Now days, well. I follow an American cat called Norman on Instagram. In this world of increased travel, freedom and the breakdown of social norms people just aren’t leading similar lives anymore. I don’t think I could even begin to compare the careers of friends at this point, we each have our own definition of success and different options available to us. As an example the legendary Talon-ted Lex wrote this post about turning down a promotion, and yet I have friends who are firmly (and happily) on the accountant/lawyer traditional career path. So whose ‘expectations’ am I meant to compare my reality to anymore?
Sadly Facebook and Instagram have, as always, a part to play in this (not Twitter, twitter is like a kindergarten that is drunk on sugar at 3am, a place to commiserate the horror of life rather than crow over accomplishments). Every person, on their own different success paths, will post when they reach a milestone moment. All these posts filter into the back dark corner of your brain and set up an Everest of expectations. This new massive wall of expectations uses midnight as a perfect time to tell you that EVERYONE you know is happy, travelling the world, having incredible career opportunities, a wide circle of friends, buying a house, and being a little bit quirky. With the power of social media you can’t define the edges of people’s lives, all the big bits just form a frightening mountain of expectations that you will never, ever, be able to live up to. Seriously, not even Jennifer Lawrence would be able to achieve the ‘good’ bits of everyone’s lives all at once.
This is why honest conversations are important. I mean those conversations that are hard and make you feel a bit squeamish. Those conversations that might happen after a few gins or after an overdose of sugar. The honest conversations about the hard edges of life.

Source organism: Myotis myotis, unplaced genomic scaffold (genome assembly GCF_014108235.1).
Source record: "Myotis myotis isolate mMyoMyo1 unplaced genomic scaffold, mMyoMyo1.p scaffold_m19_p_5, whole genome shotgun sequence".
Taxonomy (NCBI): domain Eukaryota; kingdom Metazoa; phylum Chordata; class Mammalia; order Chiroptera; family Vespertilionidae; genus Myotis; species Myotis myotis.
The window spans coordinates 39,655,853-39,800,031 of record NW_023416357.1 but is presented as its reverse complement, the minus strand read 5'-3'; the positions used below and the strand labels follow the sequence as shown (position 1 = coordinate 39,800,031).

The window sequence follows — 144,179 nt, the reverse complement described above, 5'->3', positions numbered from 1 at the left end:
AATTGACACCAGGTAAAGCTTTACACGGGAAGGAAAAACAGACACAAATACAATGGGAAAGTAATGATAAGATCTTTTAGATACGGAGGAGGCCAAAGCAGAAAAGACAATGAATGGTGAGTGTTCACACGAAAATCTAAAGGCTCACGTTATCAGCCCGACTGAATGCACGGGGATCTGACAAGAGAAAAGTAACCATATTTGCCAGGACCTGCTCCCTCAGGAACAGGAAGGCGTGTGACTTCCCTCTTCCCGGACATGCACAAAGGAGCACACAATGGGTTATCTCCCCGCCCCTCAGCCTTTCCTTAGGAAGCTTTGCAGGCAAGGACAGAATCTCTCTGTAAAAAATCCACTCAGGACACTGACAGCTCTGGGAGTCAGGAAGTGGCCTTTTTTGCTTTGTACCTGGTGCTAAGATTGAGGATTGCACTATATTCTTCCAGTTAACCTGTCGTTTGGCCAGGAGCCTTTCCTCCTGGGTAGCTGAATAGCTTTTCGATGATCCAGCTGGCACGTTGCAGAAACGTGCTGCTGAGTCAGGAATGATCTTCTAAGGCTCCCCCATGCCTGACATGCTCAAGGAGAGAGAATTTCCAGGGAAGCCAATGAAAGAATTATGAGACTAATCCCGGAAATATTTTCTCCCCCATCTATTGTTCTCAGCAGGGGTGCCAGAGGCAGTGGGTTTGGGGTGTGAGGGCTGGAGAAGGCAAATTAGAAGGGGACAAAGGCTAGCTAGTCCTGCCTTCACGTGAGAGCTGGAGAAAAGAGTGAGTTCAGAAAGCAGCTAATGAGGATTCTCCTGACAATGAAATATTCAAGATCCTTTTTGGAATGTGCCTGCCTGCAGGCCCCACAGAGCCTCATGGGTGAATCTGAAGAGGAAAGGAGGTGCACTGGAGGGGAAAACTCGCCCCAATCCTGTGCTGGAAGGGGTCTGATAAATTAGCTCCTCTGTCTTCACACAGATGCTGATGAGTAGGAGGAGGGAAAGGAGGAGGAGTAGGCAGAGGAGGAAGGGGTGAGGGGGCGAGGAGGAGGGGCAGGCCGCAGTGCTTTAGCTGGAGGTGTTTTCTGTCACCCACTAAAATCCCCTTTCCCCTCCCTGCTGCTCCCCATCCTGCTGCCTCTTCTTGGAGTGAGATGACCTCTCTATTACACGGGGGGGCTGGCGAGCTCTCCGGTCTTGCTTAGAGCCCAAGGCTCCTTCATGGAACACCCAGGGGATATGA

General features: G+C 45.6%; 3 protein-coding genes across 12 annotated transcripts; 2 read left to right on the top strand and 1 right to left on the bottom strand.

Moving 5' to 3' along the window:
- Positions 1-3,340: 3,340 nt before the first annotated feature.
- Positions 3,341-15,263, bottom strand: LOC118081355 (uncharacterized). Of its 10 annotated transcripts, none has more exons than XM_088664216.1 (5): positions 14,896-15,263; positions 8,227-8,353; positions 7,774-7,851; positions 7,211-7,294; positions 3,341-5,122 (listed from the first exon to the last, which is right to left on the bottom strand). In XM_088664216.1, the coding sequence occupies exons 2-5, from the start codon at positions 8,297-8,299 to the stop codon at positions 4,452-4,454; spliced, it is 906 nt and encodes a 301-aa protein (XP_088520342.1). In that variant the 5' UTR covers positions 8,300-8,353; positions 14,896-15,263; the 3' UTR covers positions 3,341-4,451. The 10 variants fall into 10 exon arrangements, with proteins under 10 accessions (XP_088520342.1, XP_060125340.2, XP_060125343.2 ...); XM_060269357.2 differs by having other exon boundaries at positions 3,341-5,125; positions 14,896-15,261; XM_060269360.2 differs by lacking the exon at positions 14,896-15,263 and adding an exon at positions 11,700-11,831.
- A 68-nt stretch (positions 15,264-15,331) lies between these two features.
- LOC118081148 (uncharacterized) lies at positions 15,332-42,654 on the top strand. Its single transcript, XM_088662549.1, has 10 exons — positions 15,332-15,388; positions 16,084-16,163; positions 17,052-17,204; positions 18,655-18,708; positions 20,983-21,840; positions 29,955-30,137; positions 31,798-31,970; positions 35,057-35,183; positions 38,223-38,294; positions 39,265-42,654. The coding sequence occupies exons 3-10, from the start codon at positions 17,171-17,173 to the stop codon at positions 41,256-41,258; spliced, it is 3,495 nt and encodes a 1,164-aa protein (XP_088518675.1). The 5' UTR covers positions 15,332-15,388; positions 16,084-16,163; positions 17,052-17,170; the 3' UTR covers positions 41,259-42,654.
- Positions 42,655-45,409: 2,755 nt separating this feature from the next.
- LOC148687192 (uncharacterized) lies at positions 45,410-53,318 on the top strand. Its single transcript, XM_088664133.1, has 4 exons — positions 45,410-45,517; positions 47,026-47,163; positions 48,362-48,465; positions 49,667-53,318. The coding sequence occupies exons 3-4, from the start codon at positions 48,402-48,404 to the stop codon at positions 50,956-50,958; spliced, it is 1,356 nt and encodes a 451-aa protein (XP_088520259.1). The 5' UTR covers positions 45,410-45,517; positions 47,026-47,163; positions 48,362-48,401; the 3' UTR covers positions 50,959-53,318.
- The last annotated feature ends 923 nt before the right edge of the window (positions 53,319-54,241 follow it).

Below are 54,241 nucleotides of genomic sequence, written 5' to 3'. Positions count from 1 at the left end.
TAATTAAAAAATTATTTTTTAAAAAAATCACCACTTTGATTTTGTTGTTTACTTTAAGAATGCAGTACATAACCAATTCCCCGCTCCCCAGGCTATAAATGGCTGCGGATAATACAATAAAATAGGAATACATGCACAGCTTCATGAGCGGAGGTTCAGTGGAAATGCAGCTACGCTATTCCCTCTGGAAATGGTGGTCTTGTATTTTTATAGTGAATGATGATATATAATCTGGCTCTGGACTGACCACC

It’s so important to hear that your bohemian friend who is travelling the world feels a little lost and disconnected. That your friend living the start-up dream worries about burning out from the long hours. That your corporate friend making all the money is crying from a lack of creativity. That your friend ‘living it up’ in London struggles with loneliness. That the girl who has the house and the family feels trapped sometimes, that she is missing out.
This is not a pity party, that’s not the point. It is just the other way of looking at the realty vs expectations problem. Instead of striving to improve the reality, you can also re-assess your expectations. Add in those hard edges to put the green grass into focus. These honest, awkward conversations will make that gap between your expectations and reality so much smaller.
They are hard conversations to be a part of, as an age/society/internet generation we are not that great at just listening. If someone is open about their struggles or worries generally either people try to ‘one up’ the bad bits, competing for Best Loser, or they will try to make them feel better. But actually what friends and your expectation need is to just get the edges out with no comment, no competition and hopefully a large glass of wine.
I know where I am in life. No it is not everything I dreamed it would be, but I don’t think those dreams would actually make me happy. It’s taken me a hell of a long time to get this reality, and honest conversations with friends have been an incredibly important part of it. We are human after all, each of us is a living breathing ball of happy, sad, inspired, striving and desperate for a coffee. All you need to do to give your happiness the best possible chance is to cut through the bullshit that Facebook tells us, that our own little minds tell us, talk to your friends and set your own expectations.